RNA Structurome Reveals a Hidden Layer of Complexity in Gene Regulation
A/Prof. Qiang-Feng Zhang
School of Life Sciences, Tsinghua University

The most remarkable findings in the past two decades in biology include how the mammalian genome is largely transcribed and how versatile functions RNA molecules can have. RNA structure may play a critical role in defining its function and regulation. However, due to lack of information, our knowledge on RNA structural language is very limited. In this talk, I will describe our recent effort in using new chemistry and deep sequencing techniques to probe RNA structures on a genome-wide scale. The study provides both the landscape and also the variation of human and mouse structural transcriptome. Analysis reveals structure features of stable and dynamic elements, long-range interactions, alternative structures, etc., in the context of biological processes including translation, RNA methylation, and RNA-protein interaction etc. Our results demonstrate that by leveraging on the power of next generation sequencing we can now approach to the structural dimension, i.e., the second layer of the complexity of post-transcriptional regulation.

About the Speaker

Dr. Qiangfeng ZHANG, Ph.D., is an assistant professor and principle investigator in the Tsinghua-Peking Center for Life Sciences, School of Life Sciences, Tsinghua University. Dr. Zhang received his B.S. and his first Ph.D. from University of Science and Technology of China in 2000 and 2006, respectively, and his second Ph.D. from Columbia University in 2012. He worked as a postdoc at Columbia and Stanford, before he joined Tsinghua in 2015. Dr. Zhang’s research interest focuses on the new area of Structural Systems Biology by combining computational and high-throughput experimental investigations. Through analysis of the conservation of local structural elements in the whole protein structural space, Dr. Zhang developed a coarse-grained structural modeling method that can accurately and effectively reconstruct protein-protein interaction networks s on a genome-wide scale (Nature 2012, PNAS 2010). Dr. Zhang also developed high-throughput experimental methods that use 1) enzymatic cleavage, or 2) small molecule probing, 3) crosslinking, combined with next generation sequencing techniques to profile in vitro and in vivo structures of the whole transcriptome (Nature 2014, Nature 2015, Cell 2016). The results reveal the structural-functional relationships of RNA molecules, and how RNA structures may be associated with disease. Dr. Zhang also involved in the development of a technique to identify protein-RNA interactions, a method is specifically useful for the study of non-coding RNA regulation and functions (Cell 2015). Dr. Zhang’s most current interests are to apply these structural systems biology methods to study protein-RNA interactions, non-coding RNA structure, function and evolution, as well as their involvement in human disease, in particular cancer and infectious diseases caused by RNA viruses, with the ultimate goal of their precise medicine and treatment.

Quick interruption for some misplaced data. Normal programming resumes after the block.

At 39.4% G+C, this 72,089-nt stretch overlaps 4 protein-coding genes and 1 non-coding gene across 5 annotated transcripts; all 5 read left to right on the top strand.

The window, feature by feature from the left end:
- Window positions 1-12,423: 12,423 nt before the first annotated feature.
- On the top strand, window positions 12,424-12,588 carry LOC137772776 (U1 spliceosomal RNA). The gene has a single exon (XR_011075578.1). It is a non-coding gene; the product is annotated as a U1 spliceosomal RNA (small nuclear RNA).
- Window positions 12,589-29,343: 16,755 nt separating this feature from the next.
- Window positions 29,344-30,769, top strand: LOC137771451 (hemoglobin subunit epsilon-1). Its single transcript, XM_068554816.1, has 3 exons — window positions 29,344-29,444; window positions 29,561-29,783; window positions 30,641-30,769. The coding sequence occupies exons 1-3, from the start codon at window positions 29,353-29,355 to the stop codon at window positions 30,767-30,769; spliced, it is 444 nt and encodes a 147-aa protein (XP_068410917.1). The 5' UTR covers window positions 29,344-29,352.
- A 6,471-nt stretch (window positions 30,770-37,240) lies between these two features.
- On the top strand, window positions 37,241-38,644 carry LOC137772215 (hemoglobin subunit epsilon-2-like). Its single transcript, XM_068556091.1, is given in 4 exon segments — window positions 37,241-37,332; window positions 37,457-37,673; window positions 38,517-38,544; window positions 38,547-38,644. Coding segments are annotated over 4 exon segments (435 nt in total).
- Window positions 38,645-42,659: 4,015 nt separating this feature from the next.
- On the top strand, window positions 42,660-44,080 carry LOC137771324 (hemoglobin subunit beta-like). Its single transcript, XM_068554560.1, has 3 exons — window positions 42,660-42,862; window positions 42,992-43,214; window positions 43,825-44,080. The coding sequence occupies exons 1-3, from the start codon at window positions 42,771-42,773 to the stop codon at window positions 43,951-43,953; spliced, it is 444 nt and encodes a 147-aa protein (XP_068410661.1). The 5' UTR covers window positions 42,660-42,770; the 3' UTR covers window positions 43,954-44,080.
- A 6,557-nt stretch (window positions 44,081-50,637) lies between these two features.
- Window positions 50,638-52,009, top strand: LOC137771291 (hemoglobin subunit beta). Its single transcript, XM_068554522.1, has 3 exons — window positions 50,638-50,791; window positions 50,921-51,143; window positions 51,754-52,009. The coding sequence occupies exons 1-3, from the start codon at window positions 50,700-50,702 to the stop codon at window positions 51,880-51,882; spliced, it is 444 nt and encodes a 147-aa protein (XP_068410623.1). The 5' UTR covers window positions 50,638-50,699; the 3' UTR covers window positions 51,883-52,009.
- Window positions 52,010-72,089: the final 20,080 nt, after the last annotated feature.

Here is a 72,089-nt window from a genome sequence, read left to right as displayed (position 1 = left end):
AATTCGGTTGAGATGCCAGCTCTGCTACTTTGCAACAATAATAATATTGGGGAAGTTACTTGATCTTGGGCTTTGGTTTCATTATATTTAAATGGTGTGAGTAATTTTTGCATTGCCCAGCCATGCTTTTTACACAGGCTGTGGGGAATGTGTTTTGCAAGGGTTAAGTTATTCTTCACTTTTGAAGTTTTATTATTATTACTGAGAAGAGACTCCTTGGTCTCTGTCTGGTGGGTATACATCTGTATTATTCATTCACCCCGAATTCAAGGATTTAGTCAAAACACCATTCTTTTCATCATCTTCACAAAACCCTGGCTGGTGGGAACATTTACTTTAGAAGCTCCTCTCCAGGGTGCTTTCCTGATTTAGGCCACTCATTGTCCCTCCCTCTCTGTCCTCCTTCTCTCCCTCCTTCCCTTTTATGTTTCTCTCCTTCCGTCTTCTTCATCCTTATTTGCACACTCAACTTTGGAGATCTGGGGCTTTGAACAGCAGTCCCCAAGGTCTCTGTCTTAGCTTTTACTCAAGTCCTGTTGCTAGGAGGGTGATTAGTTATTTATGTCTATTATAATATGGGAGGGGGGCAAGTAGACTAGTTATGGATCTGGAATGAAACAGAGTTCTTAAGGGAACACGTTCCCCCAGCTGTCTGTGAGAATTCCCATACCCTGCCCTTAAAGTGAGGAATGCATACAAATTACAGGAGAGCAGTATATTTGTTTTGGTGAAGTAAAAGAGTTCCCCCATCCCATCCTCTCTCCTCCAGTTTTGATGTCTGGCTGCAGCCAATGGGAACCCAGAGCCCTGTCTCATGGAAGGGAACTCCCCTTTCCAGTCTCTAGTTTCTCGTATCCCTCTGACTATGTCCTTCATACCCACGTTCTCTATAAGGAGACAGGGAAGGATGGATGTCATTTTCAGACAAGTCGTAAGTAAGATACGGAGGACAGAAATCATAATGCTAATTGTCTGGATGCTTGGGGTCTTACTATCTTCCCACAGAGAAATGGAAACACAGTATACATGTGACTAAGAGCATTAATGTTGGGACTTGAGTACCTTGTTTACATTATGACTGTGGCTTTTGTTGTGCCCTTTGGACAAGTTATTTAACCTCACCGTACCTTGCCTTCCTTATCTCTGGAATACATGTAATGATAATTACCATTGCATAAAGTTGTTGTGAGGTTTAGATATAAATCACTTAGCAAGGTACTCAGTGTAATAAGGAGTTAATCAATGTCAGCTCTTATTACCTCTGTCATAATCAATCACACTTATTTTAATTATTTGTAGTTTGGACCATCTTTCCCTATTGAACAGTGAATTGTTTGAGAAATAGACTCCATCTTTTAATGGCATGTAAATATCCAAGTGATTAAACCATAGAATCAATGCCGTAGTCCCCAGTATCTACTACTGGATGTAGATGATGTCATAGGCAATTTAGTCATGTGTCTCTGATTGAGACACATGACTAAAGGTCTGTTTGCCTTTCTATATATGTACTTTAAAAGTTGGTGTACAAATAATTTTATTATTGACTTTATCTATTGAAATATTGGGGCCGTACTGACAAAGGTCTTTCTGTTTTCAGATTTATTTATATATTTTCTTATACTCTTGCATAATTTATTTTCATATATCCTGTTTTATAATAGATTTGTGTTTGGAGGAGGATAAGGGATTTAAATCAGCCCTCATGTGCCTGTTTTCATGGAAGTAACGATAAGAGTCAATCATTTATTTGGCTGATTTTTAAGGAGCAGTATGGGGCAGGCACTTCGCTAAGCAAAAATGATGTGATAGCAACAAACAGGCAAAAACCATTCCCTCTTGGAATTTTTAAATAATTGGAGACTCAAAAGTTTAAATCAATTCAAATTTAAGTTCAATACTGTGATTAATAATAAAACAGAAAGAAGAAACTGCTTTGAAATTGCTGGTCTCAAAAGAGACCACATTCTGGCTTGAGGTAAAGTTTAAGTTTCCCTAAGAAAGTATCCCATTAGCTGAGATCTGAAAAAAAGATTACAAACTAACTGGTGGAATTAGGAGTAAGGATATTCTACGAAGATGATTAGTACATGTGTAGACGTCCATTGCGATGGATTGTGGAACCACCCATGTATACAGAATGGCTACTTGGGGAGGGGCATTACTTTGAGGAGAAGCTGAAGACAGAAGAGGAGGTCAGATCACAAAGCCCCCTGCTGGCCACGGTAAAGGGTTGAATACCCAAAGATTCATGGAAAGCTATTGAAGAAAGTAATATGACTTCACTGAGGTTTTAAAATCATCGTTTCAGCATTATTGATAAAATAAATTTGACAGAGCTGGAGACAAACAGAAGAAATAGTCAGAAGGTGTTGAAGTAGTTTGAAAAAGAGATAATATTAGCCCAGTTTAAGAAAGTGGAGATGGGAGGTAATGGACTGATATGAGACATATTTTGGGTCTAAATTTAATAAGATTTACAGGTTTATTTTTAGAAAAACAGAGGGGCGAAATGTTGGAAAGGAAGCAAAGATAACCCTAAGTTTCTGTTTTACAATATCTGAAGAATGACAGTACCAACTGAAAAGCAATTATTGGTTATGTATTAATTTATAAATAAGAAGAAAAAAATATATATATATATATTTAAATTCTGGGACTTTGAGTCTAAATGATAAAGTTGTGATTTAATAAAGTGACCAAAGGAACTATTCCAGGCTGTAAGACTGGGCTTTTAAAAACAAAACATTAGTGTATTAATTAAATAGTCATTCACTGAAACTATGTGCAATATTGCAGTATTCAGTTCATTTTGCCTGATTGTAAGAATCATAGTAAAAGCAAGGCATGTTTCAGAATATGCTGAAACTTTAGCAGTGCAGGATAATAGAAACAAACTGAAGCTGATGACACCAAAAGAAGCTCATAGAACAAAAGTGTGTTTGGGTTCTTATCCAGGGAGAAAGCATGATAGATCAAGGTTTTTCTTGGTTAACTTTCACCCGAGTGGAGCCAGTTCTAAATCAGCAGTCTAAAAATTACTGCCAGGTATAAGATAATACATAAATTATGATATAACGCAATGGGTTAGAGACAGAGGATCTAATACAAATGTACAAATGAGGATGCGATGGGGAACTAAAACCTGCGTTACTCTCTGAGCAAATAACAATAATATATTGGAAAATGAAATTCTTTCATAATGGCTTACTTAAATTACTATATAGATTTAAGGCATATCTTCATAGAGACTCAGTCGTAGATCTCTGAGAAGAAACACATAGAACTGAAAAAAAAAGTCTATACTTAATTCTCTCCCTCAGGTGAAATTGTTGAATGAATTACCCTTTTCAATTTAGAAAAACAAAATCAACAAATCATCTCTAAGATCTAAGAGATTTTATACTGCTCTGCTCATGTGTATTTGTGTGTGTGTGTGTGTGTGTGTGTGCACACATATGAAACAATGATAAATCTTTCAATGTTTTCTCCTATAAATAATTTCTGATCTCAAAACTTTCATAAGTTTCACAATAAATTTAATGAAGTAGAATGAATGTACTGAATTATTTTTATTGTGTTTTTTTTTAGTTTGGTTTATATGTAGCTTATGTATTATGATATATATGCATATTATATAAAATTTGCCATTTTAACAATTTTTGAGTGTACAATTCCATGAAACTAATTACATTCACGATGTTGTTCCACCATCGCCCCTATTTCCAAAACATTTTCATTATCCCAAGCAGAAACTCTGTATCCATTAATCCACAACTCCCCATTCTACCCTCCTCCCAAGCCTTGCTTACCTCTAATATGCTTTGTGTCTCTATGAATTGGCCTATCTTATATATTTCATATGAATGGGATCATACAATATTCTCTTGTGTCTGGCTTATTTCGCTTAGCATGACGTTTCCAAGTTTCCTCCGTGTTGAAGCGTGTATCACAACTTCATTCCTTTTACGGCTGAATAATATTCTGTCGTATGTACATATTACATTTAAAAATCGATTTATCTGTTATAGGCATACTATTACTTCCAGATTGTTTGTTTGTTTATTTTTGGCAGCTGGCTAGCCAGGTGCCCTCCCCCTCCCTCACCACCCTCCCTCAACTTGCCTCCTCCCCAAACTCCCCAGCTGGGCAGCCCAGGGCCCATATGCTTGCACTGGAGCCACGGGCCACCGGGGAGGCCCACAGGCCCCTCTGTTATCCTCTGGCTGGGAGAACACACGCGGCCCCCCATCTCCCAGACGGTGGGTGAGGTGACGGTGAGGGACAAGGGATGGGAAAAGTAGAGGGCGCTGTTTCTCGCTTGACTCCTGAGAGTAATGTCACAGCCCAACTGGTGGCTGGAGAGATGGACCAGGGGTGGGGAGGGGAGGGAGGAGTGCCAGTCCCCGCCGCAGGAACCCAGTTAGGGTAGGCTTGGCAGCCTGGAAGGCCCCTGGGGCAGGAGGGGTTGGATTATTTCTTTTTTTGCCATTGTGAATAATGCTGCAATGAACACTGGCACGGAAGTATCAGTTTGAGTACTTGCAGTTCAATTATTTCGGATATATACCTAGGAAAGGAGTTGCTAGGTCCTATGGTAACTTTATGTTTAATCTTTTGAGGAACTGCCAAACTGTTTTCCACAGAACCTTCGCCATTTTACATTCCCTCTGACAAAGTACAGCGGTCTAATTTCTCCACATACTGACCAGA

2017-01-10 10:30 AM
Room: A203 Meeting Room
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